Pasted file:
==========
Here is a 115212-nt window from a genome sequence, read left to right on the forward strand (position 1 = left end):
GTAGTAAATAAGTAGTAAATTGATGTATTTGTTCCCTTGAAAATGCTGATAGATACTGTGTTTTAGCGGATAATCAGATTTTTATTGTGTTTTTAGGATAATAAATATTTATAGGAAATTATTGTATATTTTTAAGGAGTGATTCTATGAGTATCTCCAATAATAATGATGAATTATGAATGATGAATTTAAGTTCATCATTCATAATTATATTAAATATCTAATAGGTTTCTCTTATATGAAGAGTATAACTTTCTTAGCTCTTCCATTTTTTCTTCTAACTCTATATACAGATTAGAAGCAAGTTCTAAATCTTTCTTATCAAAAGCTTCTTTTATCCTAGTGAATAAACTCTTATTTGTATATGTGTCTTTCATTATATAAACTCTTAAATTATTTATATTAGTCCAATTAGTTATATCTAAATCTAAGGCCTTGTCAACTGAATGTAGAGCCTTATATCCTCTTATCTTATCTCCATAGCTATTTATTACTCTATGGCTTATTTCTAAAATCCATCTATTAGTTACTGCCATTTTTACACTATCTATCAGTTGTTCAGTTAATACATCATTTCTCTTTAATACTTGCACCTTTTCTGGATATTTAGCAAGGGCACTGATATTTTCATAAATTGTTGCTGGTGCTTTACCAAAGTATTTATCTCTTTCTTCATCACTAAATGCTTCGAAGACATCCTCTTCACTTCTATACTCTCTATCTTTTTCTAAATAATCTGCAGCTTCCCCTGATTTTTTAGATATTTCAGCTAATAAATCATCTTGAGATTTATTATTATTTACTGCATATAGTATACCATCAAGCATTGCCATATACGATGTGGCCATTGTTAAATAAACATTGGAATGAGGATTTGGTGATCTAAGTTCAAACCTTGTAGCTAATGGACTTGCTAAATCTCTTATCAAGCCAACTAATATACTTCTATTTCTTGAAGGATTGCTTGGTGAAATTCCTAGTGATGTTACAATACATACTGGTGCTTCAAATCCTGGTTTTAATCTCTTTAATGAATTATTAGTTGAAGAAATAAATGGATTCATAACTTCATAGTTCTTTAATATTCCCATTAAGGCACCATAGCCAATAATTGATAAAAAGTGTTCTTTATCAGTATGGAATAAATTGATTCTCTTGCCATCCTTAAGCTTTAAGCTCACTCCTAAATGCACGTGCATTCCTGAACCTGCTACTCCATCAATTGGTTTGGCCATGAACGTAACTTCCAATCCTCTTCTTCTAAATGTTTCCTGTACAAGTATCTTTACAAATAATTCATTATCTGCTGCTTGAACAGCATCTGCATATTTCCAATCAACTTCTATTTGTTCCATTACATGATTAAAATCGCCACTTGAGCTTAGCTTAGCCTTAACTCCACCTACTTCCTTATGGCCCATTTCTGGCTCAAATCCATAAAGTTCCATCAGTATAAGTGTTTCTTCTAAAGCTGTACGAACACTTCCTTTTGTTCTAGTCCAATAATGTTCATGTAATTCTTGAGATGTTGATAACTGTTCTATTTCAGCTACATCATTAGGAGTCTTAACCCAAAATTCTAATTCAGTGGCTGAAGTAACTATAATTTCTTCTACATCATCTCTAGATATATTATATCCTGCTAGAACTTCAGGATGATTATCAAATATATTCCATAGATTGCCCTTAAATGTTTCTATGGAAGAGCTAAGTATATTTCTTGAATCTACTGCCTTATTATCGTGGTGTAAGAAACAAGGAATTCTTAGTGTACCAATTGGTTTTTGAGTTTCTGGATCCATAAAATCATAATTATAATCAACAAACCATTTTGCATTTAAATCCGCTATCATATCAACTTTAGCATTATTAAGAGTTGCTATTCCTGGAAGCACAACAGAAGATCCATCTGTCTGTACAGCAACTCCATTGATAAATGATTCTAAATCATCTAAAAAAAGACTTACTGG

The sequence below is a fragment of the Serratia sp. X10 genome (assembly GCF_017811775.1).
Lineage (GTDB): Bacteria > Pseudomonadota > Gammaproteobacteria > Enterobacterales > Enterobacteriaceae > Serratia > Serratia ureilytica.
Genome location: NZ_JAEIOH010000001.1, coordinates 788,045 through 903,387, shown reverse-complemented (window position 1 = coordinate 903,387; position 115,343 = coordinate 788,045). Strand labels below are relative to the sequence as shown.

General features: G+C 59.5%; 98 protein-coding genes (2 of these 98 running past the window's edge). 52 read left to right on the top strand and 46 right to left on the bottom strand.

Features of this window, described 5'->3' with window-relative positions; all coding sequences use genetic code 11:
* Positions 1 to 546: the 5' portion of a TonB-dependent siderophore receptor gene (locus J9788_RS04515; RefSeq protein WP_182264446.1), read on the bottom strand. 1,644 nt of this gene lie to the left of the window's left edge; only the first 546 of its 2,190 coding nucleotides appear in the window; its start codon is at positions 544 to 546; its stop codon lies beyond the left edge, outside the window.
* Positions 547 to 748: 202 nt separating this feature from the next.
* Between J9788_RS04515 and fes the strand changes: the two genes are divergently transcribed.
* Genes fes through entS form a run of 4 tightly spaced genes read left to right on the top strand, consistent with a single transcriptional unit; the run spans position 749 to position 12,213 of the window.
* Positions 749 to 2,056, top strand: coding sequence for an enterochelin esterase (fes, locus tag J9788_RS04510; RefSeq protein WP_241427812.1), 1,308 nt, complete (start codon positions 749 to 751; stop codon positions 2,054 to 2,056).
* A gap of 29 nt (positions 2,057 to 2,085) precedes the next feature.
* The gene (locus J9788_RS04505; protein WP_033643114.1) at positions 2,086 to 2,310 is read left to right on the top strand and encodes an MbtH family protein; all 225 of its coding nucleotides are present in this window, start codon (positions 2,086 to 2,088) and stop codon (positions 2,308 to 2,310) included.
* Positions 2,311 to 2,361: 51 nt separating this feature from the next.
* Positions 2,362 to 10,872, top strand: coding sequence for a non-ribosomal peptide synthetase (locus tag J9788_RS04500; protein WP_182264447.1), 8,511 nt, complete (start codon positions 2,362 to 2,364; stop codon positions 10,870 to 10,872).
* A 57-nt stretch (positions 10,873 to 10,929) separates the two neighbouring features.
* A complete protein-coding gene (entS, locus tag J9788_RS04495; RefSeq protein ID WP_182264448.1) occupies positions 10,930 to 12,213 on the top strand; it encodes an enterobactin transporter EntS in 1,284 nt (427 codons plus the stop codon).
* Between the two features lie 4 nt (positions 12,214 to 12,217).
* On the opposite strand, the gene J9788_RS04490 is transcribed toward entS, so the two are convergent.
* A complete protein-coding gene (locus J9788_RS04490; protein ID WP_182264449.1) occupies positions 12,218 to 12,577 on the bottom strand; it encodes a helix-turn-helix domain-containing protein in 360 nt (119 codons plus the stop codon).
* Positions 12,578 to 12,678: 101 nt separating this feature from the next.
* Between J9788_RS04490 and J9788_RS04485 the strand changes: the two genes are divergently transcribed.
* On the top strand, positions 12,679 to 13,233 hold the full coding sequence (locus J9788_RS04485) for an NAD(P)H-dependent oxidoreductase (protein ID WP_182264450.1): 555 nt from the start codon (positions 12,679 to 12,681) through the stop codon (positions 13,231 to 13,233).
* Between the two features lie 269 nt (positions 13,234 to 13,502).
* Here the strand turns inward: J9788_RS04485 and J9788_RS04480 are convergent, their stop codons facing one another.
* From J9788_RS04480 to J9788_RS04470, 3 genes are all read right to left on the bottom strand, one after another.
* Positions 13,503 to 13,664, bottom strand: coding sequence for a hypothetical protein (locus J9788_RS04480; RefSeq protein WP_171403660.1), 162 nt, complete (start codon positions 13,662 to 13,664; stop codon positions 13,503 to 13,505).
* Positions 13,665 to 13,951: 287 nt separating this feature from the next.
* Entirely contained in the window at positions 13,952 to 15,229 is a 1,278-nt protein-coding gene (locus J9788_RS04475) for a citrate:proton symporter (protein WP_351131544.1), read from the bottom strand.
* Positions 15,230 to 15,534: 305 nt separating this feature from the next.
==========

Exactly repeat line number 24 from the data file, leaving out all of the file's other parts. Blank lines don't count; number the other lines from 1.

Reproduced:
* On the top strand, positions 12,679 to 13,233 hold the full coding sequence (locus J9788_RS04485) for an NAD(P)H-dependent oxidoreductase (protein ID WP_182264450.1): 555 nt from the start codon (positions 12,679 to 12,681) through the stop codon (positions 13,231 to 13,233).